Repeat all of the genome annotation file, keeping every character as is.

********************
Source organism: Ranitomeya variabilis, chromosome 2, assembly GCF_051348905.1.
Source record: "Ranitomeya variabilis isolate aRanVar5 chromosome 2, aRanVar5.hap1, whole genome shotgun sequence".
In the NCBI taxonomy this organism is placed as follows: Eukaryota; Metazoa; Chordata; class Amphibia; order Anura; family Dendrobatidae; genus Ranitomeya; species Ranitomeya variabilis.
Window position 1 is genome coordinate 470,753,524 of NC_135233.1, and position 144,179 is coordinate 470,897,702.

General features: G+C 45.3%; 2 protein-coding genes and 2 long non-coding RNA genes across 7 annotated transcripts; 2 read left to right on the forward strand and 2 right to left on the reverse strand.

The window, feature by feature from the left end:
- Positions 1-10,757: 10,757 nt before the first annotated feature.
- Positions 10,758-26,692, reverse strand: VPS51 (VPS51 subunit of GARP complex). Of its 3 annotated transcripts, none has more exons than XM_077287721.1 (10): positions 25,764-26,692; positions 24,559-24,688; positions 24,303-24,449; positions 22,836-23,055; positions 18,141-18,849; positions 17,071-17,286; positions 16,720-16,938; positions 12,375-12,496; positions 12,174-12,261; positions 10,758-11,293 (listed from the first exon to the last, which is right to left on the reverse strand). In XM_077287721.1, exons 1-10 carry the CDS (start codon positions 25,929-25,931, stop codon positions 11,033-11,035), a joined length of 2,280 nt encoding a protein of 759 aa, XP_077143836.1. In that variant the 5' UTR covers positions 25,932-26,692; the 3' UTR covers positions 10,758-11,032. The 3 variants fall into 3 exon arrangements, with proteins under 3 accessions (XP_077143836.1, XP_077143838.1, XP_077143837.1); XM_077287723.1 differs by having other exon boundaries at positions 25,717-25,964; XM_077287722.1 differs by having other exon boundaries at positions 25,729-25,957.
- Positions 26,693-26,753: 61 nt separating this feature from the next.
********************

Source organism: Ranitomeya variabilis, chromosome 2, assembly GCF_051348905.1.
Source record: "Ranitomeya variabilis isolate aRanVar5 chromosome 2, aRanVar5.hap1, whole genome shotgun sequence".
In the NCBI taxonomy this organism is placed as follows: Eukaryota; Metazoa; Chordata; class Amphibia; order Anura; family Dendrobatidae; genus Ranitomeya; species Ranitomeya variabilis.
Window position 1 is genome coordinate 470,753,524 of NC_135233.1, and position 144,179 is coordinate 470,897,702.

General features: G+C 45.3%; 2 protein-coding genes and 2 long non-coding RNA genes across 7 annotated transcripts; 2 read left to right on the forward strand and 2 right to left on the reverse strand.

The window, feature by feature from the left end:
- Positions 1-10,757: 10,757 nt before the first annotated feature.
- Positions 10,758-26,692, reverse strand: VPS51 (VPS51 subunit of GARP complex). Of its 3 annotated transcripts, none has more exons than XM_077287721.1 (10): positions 25,764-26,692; positions 24,559-24,688; positions 24,303-24,449; positions 22,836-23,055; positions 18,141-18,849; positions 17,071-17,286; positions 16,720-16,938; positions 12,375-12,496; positions 12,174-12,261; positions 10,758-11,293 (listed from the first exon to the last, which is right to left on the reverse strand). In XM_077287721.1, exons 1-10 carry the CDS (start codon positions 25,929-25,931, stop codon positions 11,033-11,035), a joined length of 2,280 nt encoding a protein of 759 aa, XP_077143836.1. In that variant the 5' UTR covers positions 25,932-26,692; the 3' UTR covers positions 10,758-11,032. The 3 variants fall into 3 exon arrangements, with proteins under 3 accessions (XP_077143836.1, XP_077143838.1, XP_077143837.1); XM_077287723.1 differs by having other exon boundaries at positions 25,717-25,964; XM_077287722.1 differs by having other exon boundaries at positions 25,729-25,957.
- Positions 26,693-26,753: 61 nt separating this feature from the next.